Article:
"People are often surprised when they see me show up to job sites, and sometimes I feel like I have to prove myself," says tile installer Cecelia Leger. She was one of many who took to the social media app TikTok to voice the insults and harassment she regularly receives on her job sites, with comments including, "So, have you got a boyfriend?"

Leger entered the field as legitimately as any man, telling Workwear Guru that "Growing up, I liked building little houses or forts out of materials I just found around me. I took several shop classes in high school and had a great teacher that encouraged me to join a trade. After high school, I started working for a small remodeling company as a helper and found a passion for tiling."

Some industries are known for being toxic to employees at large, but even in those fields, women can bear the brunt of discrimination more than men. Pastry chef Kalina Pence started out as a line cook and was rarely treated well by male coworkers or superiors. "I’ve always been met with criticism, doubt, and met with this macho mentality of 'You can’t do this type of work,' 'Let’s see how long this girl lasts,'" she tells Verywell Mind.

"I have been sexually harassed, threatened, physically challenged, underpaid, given the chum jobs, and so on from those men who never respected me no matter what the level of my work was or my title," Pence adds. "Most men my generation or older would not take any direction from me whatsoever."

Kalina Pence, pastry chef

I’ve always been met with criticism, doubt, and met with this macho mentality of 'You can’t do this type of work,' 'Let’s see how long this girl lasts.'

— Kalina Pence, pastry chef

She notes that she was blatantly told by a male boss that he only hired her "to look at," and that when she interviewed for cook positions, she was offered server jobs as "a safety net."

General contractor Morgan Venetos openly says she has been threatened and verbally abused by men on the job, and she has made numerous TikTok videos about the discrimination she faces in her work life. She says she's asked if she took over her father's business, with the assumption being that she couldn't have founded her own contracting company.

How Times Are—And Aren't—Changing

While we have a very long way to go to reach equality on this most basic of fronts, progressively, more women are moving into trade jobs. For example, as of March 2022, there are 220,000 more women working in transportation and warehousing than there were in February 2020. Other fields are seeing increases, too, and these larger numbers of women in trades give more voice to the needs for workplace equality.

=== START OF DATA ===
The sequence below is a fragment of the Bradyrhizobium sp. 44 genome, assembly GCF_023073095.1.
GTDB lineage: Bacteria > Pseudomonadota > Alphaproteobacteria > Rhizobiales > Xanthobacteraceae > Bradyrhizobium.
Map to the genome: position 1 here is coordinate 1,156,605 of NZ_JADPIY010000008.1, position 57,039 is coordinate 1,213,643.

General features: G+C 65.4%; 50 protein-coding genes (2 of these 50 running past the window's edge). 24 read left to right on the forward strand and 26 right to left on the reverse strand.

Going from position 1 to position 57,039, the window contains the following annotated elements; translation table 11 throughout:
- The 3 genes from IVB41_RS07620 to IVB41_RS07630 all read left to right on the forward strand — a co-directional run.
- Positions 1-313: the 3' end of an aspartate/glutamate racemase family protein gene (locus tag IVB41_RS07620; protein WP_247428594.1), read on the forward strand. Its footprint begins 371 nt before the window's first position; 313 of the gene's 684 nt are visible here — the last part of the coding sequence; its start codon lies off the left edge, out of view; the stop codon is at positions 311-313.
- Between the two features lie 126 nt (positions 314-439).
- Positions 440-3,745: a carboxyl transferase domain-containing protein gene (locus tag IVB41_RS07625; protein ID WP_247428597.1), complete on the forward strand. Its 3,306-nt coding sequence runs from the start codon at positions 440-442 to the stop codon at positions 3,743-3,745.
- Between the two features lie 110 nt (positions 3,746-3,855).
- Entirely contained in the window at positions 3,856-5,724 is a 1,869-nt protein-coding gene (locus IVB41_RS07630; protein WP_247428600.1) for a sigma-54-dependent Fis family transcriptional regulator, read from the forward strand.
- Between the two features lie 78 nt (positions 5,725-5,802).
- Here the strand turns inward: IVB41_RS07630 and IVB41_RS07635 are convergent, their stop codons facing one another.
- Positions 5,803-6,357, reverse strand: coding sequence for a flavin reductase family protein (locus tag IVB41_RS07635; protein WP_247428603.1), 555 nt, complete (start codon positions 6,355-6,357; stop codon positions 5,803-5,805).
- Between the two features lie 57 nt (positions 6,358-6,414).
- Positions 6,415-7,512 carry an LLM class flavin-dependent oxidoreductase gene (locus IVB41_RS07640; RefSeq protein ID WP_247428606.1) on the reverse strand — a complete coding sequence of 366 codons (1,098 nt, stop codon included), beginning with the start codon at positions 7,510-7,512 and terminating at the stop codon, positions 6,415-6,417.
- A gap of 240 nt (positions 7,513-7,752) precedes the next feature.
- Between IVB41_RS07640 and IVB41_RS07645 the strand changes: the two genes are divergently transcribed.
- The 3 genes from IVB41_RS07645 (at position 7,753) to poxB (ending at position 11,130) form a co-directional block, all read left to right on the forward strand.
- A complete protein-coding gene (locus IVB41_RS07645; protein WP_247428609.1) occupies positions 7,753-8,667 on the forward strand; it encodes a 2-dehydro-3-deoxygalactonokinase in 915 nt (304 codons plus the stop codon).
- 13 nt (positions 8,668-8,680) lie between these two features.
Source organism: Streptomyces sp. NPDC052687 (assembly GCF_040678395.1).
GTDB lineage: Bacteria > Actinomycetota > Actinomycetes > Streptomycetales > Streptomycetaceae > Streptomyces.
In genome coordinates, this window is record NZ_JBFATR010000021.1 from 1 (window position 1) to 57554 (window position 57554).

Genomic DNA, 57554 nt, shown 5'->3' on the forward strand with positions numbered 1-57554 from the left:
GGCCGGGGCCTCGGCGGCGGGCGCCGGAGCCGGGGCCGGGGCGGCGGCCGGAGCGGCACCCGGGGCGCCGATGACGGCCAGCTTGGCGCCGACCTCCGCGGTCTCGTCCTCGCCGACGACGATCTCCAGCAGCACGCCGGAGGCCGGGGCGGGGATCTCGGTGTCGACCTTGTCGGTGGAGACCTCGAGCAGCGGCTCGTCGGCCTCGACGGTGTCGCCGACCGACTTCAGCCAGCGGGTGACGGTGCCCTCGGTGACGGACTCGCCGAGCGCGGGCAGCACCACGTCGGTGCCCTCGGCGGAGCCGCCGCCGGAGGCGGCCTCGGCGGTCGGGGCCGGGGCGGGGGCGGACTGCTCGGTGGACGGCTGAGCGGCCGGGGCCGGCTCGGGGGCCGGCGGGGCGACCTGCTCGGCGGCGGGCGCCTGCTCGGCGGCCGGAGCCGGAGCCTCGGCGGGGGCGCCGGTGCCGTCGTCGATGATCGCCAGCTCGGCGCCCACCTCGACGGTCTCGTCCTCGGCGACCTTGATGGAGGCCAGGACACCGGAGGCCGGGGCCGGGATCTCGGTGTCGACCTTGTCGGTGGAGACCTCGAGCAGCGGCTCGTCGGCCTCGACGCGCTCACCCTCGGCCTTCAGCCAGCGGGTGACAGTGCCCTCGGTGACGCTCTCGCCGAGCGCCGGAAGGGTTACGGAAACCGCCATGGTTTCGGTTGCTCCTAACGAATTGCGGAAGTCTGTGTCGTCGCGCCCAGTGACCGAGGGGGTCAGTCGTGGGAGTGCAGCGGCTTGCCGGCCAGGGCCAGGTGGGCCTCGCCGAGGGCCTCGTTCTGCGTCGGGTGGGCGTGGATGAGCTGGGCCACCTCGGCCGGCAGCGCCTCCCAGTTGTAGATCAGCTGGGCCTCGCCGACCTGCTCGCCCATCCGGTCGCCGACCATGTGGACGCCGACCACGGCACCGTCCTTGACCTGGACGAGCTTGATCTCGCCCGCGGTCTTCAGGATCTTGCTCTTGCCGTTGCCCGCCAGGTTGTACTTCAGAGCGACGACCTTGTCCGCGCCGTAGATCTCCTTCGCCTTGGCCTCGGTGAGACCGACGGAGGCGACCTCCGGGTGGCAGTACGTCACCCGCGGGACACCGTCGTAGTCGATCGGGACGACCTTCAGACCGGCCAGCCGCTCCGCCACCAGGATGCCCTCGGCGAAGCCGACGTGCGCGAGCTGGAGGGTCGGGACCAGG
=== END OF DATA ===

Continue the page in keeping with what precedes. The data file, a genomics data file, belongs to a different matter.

Lawsuits, such as the 2018 gender discrimination suit against Nike or unequal pay, are growing more common as a means to change wages.

In terms of on-the-job discrimination, the more women who call out the ways they're treated unfairly on public forums, the more the public becomes aware of them. But there are still enormous shifts in policy needed, and these workers alone cannot be expected to be able to implement the changes needed.

While we may refer to our country as a post-#MeToo society, the reality is that we are still deeply entrenched in men's workplace misbehavior. The more we speak up, the better our chances of creating change.

If you have been discriminated against in your workplace, you have the power to take action. Knowing your rights is the first step. You are federally protected from workplace discrimination, and resources are available.

4 Sources
Verywell Mind uses only high-quality sources, including peer-reviewed studies, to support the facts within our articles. Read our editorial process to learn more about how we fact-check and keep our content accurate, reliable, and trustworthy.
  1. Institute for Women's Policy Research. Women gain jobs in construction trades but remain underrepresented in the field.

  2. US Bureau of Labor Statistics. Employed persons by detailed industry, sex, race, and Hispanic or Latino ethnicity.

  3. US Equal Employment Opportunity Commission. Eeoc releases fiscal year 2020 enforcement and litigation data.

  4. Institute for Women's Policy Research. Women make gains in men-dominated jobs, but still lag behind in COVID-19 recovery.